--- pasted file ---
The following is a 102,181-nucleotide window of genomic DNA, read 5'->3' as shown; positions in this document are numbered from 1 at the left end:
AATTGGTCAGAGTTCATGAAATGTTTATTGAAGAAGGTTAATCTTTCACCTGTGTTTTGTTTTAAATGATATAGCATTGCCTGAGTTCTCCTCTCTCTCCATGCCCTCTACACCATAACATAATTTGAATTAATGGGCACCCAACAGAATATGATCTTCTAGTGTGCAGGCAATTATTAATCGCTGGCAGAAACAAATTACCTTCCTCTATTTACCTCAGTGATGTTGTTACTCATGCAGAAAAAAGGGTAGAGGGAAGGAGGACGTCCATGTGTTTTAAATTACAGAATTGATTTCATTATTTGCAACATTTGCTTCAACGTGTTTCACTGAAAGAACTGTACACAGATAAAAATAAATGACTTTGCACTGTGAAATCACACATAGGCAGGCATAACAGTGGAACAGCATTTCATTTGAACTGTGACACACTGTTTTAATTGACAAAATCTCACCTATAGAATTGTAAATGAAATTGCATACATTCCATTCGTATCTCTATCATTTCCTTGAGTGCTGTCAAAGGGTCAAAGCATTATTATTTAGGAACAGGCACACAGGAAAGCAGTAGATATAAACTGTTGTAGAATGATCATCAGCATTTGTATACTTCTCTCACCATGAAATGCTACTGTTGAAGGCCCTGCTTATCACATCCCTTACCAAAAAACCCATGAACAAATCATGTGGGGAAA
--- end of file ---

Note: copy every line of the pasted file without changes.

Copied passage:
The following is a 102,181-nucleotide window of genomic DNA, read 5'->3' as shown; positions in this document are numbered from 1 at the left end:
AATTGGTCAGAGTTCATGAAATGTTTATTGAAGAAGGTTAATCTTTCACCTGTGTTTTGTTTTAAATGATATAGCATTGCCTGAGTTCTCCTCTCTCTCCATGCCCTCTACACCATAACATAATTTGAATTAATGGGCACCCAACAGAATATGATCTTCTAGTGTGCAGGCAATTATTAATCGCTGGCAGAAACAAATTACCTTCCTCTATTTACCTCAGTGATGTTGTTACTCATGCAGAAAAAAGGGTAGAGGGAAGGAGGACGTCCATGTGTTTTAAATTACAGAATTGATTTCATTATTTGCAACATTTGCTTCAACGTGTTTCACTGAAAGAACTGTACACAGATAAAAATAAATGACTTTGCACTGTGAAATCACACATAGGCAGGCATAACAGTGGAACAGCATTTCATTTGAACTGTGACACACTGTTTTAATTGACAAAATCTCACCTATAGAATTGTAAATGAAATTGCATACATTCCATTCGTATCTCTATCATTTCCTTGAGTGCTGTCAAAGGGTCAAAGCATTATTATTTAGGAACAGGCACACAGGAAAGCAGTAGATATAAACTGTTGTAGAATGATCATCAGCATTTGTATACTTCTCTCACCATGAAATGCTACTGTTGAAGGCCCTGCTTATCACATCCCTTACCAAAAAACCCATGAACAAATCATGTGGGGAAA